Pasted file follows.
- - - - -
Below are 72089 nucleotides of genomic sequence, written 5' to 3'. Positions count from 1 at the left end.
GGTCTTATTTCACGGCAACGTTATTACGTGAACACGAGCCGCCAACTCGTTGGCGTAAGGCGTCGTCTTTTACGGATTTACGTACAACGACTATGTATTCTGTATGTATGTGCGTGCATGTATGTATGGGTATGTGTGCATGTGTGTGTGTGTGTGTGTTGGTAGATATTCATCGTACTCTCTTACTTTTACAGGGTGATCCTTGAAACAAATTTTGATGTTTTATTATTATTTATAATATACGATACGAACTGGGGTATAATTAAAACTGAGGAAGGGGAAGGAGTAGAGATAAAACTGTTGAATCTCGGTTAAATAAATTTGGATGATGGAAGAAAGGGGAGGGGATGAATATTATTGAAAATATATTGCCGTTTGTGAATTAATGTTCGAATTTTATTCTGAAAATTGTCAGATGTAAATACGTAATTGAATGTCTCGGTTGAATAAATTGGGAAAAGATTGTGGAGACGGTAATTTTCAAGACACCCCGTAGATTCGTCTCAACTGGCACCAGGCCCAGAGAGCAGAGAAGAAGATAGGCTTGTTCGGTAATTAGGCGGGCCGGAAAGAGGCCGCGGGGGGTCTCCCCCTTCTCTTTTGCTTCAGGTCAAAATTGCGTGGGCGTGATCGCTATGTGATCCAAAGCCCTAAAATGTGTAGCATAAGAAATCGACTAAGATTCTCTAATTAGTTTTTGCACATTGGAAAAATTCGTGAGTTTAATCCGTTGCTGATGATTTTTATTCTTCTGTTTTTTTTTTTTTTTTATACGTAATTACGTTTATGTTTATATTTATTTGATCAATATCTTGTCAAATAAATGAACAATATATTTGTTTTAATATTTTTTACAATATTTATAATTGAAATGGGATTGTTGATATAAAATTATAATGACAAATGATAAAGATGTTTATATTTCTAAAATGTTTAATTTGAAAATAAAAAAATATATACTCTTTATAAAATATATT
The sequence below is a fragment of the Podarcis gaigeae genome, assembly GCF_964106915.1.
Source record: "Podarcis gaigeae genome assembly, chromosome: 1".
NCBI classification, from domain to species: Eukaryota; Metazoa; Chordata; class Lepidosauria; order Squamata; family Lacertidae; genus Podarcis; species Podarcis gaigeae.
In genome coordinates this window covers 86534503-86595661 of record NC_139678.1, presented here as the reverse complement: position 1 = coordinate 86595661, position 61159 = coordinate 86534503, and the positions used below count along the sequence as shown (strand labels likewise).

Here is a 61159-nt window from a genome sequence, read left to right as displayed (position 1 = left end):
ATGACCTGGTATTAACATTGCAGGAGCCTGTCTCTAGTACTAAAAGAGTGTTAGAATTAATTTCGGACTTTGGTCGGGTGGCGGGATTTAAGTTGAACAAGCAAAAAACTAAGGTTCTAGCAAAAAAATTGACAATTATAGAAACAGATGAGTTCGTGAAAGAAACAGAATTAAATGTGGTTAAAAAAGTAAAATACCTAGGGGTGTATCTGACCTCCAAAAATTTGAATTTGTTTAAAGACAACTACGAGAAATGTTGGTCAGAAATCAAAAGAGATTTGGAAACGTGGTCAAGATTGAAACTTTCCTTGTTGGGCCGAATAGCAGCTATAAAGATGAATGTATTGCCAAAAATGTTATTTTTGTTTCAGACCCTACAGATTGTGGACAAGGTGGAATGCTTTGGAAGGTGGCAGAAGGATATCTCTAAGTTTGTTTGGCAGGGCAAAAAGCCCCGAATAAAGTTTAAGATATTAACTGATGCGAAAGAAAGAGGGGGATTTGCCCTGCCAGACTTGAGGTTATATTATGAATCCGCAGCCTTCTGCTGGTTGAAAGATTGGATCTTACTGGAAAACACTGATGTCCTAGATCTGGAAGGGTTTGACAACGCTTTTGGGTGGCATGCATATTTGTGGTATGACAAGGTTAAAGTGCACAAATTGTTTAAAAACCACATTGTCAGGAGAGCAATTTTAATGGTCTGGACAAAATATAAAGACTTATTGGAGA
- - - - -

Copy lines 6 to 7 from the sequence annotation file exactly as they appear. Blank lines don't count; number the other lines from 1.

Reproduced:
In genome coordinates this window covers 86534503-86595661 of record NC_139678.1, presented here as the reverse complement: position 1 = coordinate 86595661, position 61159 = coordinate 86534503, and the positions used below count along the sequence as shown (strand labels likewise).

Here is a 61159-nt window from a genome sequence, read left to right as displayed (position 1 = left end):